Glaring bias in history book


  • Letters
  • Friday, 13 Mar 2015

I WOULD like to draw the attention of the Education Ministry to at least five factual errors in the current Standard Five History textbook first published in 2014 (See diagram).

What disturbs me most is the glaring bias towards glorifying one particular ethnic group and religion whilst downplaying the role of the other ethnic groups and religions, a continuing trend which started in the 1990s.

Our textbooks in the 1970s and 1980s used to have separate chapters on the impact of Indian civilisation (e.g. Hinduism and its Impact on Malaysian Society, and Buddhism and its Heritage in Malaysia).

 

The current Standard Five History textbook sums up the influence of Hinduism and Buddhism on local society in merely one sentence on page 14.

The textbook greatly downplays the role of Yap Ah Loy (not even mentioned in the main text) in developing Kuala Lumpur.

All historians worth their salt will admit that Yap Ah Loy was primarily responsible for rebuilding Kuala Lumpur after the Selangor Civil War.

According to J. Kennedy in his book (A History of Malaya), Yap Ah Loy “... did more than anyone to establish the little township destined to become Malaya’s capital”.

Kennedy’s views are shared by other historians. Margaret Shennan writes that “Kuala Lumpur was another town created by the enterprise of the Chinese”.

In the words of J. M. Gullick, “Down to 1879, Yap Ah Loy was Mr Kuala Lumpur.”

The Chinese played a significant role in the development of the tin mining industry in Malaya.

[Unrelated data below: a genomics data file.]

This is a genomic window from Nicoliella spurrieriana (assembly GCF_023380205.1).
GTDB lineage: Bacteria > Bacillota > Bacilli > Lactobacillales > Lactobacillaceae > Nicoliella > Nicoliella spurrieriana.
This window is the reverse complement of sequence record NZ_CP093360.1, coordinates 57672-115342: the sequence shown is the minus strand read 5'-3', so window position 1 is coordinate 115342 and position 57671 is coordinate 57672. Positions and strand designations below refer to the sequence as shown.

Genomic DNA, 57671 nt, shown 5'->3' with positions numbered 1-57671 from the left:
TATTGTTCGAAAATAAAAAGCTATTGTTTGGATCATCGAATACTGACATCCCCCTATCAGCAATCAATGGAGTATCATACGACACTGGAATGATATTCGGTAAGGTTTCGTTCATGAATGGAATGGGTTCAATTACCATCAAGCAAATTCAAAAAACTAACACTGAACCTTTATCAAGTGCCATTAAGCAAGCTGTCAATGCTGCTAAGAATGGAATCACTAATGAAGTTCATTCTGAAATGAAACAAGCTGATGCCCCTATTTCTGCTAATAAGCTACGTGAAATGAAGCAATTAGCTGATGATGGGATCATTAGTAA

However, this fact is downplayed on page 42 of the Standard Five History Textbook. The textbook fails to mention that tin production in Malaya increased greatly with the involvement of the Chinese and their far superior mining methods (e.g. gravel pump and open cast mining) compared to the traditional Malay dulang washing method.

It appears to highlight the conflict between the Ghee Hin and the Hai San miners (with an illustration) and how it resulted in losses for the Straits Settlement investors.

The textbook conspicuously avoids stating that the Malay chiefs themselves took sides in the conflict between these two secret societies.

It is rather unfortunate that my repeated pleas since the 1990s to the Education Ministry to publish history textbooks which provide a balanced and an objective account of the origin and development of our beloved nation have fallen on deaf ears.

Malaysia’s history should be written on the premise that our nation today is the result of numerous sacri­fices and contributions by the various ethnic groups, and not just one ethnic group. Enough is enough!

Associate Professor Dr Sivachandralingam Sundara Raja, Emeritus Professor Dr Ahmat Adam and I (with Emeritus Professor Tan Sri Dr Khoo Kay Kim as the consulting editor) have agreed to undertake a four-year project beginning 2016 to write an authoritative, objective and balanced History of Malaysia and a Pictorial History of Malaysia which would be most useful for our students.

We sincerely hope that fellow Malaysians will contribute generously towards this worthwhile and long overdue project which involves extensive research and numerous foreign trips.

DR RANJIT SINGH MALHI

Kuala Lumpur


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